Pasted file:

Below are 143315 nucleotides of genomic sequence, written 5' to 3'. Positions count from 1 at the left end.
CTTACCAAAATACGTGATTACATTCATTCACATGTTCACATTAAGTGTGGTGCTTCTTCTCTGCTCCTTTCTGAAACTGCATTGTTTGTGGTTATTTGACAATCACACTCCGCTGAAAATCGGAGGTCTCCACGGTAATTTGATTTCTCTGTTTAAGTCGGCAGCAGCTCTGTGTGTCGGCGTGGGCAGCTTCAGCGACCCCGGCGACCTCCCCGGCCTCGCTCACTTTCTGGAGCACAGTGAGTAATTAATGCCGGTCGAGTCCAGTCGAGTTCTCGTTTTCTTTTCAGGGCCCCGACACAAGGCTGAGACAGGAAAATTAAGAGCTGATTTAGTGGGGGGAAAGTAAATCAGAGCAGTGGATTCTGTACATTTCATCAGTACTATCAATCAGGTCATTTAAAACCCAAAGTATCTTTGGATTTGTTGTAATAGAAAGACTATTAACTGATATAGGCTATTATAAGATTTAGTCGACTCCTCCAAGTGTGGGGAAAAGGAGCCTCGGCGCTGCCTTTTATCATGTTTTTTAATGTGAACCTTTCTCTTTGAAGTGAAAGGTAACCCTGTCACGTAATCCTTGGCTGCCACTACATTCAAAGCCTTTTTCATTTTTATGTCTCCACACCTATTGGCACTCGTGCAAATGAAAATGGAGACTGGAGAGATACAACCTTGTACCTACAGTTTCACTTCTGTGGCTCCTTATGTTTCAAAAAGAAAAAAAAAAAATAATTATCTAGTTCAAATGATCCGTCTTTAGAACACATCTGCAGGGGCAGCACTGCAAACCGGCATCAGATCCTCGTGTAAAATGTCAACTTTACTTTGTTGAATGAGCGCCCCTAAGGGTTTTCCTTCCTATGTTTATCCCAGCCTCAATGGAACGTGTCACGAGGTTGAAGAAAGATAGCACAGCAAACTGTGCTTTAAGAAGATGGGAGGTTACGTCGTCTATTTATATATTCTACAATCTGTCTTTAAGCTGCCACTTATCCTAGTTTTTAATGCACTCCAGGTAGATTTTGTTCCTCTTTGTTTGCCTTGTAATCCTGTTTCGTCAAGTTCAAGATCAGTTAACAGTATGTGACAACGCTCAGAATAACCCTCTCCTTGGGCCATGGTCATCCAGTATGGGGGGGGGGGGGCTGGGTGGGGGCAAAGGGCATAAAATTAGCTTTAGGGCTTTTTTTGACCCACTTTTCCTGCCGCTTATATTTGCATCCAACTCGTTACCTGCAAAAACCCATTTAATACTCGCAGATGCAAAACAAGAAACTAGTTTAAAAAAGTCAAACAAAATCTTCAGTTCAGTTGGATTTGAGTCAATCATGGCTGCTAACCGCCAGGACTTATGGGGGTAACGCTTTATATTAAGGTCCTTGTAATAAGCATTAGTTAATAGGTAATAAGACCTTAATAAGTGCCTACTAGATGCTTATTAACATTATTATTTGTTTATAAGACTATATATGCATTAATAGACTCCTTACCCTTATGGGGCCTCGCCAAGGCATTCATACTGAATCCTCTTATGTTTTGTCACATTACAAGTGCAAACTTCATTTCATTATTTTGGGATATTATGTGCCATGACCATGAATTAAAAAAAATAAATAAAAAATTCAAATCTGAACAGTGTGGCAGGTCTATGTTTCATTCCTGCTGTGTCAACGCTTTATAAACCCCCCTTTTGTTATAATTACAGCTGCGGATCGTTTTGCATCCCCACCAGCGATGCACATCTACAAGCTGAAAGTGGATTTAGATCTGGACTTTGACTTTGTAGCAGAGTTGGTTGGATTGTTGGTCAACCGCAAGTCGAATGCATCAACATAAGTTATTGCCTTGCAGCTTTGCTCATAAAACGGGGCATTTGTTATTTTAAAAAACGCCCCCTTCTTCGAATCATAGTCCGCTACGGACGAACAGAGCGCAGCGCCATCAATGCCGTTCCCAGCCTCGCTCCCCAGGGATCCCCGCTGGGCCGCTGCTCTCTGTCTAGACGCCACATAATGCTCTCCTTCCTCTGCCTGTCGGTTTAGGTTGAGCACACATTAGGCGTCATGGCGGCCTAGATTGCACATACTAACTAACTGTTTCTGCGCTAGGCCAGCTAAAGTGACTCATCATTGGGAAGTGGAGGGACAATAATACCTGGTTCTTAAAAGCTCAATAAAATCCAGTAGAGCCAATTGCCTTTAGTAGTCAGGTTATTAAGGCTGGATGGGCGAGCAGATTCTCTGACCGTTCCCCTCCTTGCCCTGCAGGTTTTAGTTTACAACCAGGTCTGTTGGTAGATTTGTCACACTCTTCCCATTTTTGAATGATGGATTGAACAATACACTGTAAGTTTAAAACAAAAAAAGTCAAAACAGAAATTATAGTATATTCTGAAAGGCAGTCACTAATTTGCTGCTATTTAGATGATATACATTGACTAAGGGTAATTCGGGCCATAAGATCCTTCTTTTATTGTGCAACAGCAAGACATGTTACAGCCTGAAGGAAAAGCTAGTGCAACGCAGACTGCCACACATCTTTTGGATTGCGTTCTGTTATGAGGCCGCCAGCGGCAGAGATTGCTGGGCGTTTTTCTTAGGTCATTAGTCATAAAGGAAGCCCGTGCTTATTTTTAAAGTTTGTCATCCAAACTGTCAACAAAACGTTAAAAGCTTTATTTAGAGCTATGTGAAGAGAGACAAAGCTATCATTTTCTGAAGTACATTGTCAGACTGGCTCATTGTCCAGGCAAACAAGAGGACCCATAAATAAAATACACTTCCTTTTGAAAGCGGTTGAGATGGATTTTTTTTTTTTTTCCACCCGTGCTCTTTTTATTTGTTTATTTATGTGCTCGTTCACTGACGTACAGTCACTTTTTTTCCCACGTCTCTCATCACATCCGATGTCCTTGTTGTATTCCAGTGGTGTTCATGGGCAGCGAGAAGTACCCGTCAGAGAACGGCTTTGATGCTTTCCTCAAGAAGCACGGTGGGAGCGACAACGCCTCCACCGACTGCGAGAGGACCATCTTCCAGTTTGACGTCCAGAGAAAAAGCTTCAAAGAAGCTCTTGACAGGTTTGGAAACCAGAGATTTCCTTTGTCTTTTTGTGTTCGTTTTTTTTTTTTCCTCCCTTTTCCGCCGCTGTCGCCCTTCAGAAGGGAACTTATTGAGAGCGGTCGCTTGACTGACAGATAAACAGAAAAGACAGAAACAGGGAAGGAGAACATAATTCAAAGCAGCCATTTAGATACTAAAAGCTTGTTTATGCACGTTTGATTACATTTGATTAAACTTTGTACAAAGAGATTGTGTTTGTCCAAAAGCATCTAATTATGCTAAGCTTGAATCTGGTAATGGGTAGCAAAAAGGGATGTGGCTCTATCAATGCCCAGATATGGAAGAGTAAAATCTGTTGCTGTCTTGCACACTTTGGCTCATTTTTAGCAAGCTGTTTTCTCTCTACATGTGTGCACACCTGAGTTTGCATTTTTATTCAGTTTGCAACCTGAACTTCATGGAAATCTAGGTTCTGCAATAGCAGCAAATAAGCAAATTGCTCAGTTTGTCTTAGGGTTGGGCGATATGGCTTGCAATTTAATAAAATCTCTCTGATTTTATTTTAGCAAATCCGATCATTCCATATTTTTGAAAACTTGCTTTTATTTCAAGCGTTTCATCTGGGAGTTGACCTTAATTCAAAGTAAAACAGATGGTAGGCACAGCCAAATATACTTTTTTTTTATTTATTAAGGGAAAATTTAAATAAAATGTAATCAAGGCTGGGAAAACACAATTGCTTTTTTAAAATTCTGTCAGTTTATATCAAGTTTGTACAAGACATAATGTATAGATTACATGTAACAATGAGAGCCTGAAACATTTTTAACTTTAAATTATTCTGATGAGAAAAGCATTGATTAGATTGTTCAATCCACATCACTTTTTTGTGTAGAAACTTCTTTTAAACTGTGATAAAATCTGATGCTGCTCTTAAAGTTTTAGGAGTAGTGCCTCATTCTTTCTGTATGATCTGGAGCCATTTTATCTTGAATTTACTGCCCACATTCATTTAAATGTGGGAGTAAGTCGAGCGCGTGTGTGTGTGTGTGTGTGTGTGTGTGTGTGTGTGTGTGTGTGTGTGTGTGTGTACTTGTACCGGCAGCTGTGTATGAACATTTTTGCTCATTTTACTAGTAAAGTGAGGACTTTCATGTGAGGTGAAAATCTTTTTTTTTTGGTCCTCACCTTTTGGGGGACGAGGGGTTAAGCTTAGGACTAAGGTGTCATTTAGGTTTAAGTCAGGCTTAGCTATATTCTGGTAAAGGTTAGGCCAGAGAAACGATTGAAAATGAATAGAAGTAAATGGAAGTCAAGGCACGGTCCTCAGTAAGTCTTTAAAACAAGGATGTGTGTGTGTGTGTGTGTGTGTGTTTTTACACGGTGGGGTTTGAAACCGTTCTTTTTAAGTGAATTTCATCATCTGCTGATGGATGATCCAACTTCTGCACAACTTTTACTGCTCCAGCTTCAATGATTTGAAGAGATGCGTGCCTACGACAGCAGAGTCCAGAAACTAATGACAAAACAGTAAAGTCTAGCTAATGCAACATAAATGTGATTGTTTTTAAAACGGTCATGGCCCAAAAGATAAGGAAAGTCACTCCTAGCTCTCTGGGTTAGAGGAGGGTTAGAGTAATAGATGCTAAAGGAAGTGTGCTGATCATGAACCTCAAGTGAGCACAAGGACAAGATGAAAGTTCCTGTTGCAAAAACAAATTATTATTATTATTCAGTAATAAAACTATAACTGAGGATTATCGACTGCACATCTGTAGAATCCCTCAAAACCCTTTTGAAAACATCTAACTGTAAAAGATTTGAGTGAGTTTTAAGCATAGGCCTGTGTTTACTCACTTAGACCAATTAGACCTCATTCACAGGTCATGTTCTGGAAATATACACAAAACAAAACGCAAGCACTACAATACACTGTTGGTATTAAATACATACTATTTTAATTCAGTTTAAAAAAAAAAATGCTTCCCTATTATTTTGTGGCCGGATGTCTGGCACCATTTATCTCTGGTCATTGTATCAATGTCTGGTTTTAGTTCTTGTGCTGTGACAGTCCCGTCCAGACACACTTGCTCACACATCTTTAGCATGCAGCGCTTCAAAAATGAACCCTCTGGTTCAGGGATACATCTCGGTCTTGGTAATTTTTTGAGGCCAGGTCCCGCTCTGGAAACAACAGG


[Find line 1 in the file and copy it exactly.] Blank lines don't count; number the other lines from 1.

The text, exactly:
Below are 143315 nucleotides of genomic sequence, written 5' to 3'. Positions count from 1 at the left end.